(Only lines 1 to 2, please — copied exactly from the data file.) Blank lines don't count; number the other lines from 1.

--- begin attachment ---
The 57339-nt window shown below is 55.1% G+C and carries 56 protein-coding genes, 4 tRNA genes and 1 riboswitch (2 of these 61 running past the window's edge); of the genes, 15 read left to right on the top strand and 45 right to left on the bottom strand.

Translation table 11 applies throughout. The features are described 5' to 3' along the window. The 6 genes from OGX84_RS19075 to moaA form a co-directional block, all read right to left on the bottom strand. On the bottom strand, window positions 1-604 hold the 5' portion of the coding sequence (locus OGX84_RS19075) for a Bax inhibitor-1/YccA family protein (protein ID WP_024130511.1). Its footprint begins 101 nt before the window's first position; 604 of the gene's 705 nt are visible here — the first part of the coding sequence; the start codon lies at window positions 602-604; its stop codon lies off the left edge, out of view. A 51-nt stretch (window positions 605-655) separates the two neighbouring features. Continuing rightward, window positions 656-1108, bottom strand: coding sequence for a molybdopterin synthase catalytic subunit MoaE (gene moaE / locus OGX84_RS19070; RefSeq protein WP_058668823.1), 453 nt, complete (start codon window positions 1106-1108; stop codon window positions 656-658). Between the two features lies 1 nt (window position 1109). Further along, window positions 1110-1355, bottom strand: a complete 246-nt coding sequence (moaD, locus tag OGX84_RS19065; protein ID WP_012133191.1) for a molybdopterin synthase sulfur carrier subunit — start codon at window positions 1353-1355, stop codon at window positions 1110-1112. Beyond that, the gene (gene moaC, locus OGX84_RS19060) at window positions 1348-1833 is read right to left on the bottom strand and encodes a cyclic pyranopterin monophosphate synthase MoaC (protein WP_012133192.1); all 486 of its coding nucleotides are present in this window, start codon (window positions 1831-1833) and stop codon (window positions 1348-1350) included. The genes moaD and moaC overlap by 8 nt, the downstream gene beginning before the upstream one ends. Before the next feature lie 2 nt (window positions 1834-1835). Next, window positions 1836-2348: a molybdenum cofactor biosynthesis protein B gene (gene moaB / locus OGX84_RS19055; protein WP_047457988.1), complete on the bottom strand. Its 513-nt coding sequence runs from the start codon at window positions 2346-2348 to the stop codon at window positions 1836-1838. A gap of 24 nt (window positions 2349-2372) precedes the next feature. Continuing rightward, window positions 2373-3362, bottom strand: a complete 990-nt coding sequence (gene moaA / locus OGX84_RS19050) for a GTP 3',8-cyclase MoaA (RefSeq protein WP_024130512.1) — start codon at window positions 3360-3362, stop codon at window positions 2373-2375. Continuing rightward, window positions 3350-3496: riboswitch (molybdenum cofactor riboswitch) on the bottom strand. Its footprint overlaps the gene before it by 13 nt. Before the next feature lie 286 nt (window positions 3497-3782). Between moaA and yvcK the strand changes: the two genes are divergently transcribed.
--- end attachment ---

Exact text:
The 57339-nt window shown below is 55.1% G+C and carries 56 protein-coding genes, 4 tRNA genes and 1 riboswitch (2 of these 61 running past the window's edge); of the genes, 15 read left to right on the top strand and 45 right to left on the bottom strand.

Translation table 11 applies throughout. The features are described 5' to 3' along the window. The 6 genes from OGX84_RS19075 to moaA form a co-directional block, all read right to left on the bottom strand. On the bottom strand, window positions 1-604 hold the 5' portion of the coding sequence (locus OGX84_RS19075) for a Bax inhibitor-1/YccA family protein (protein ID WP_024130511.1). Its footprint begins 101 nt before the window's first position; 604 of the gene's 705 nt are visible here — the first part of the coding sequence; the start codon lies at window positions 602-604; its stop codon lies off the left edge, out of view. A 51-nt stretch (window positions 605-655) separates the two neighbouring features. Continuing rightward, window positions 656-1108, bottom strand: coding sequence for a molybdopterin synthase catalytic subunit MoaE (gene moaE / locus OGX84_RS19070; RefSeq protein WP_058668823.1), 453 nt, complete (start codon window positions 1106-1108; stop codon window positions 656-658). Between the two features lies 1 nt (window position 1109). Further along, window positions 1110-1355, bottom strand: a complete 246-nt coding sequence (moaD, locus tag OGX84_RS19065; protein ID WP_012133191.1) for a molybdopterin synthase sulfur carrier subunit — start codon at window positions 1353-1355, stop codon at window positions 1110-1112. Beyond that, the gene (gene moaC, locus OGX84_RS19060) at window positions 1348-1833 is read right to left on the bottom strand and encodes a cyclic pyranopterin monophosphate synthase MoaC (protein WP_012133192.1); all 486 of its coding nucleotides are present in this window, start codon (window positions 1831-1833) and stop codon (window positions 1348-1350) included. The genes moaD and moaC overlap by 8 nt, the downstream gene beginning before the upstream one ends. Before the next feature lie 2 nt (window positions 1834-1835). Next, window positions 1836-2348: a molybdenum cofactor biosynthesis protein B gene (gene moaB / locus OGX84_RS19055; protein WP_047457988.1), complete on the bottom strand. Its 513-nt coding sequence runs from the start codon at window positions 2346-2348 to the stop codon at window positions 1836-1838. A gap of 24 nt (window positions 2349-2372) precedes the next feature. Continuing rightward, window positions 2373-3362, bottom strand: a complete 990-nt coding sequence (gene moaA / locus OGX84_RS19050) for a GTP 3',8-cyclase MoaA (RefSeq protein WP_024130512.1) — start codon at window positions 3360-3362, stop codon at window positions 2373-2375. Continuing rightward, window positions 3350-3496: riboswitch (molybdenum cofactor riboswitch) on the bottom strand. Its footprint overlaps the gene before it by 13 nt. Before the next feature lie 286 nt (window positions 3497-3782). Between moaA and yvcK the strand changes: the two genes are divergently transcribed.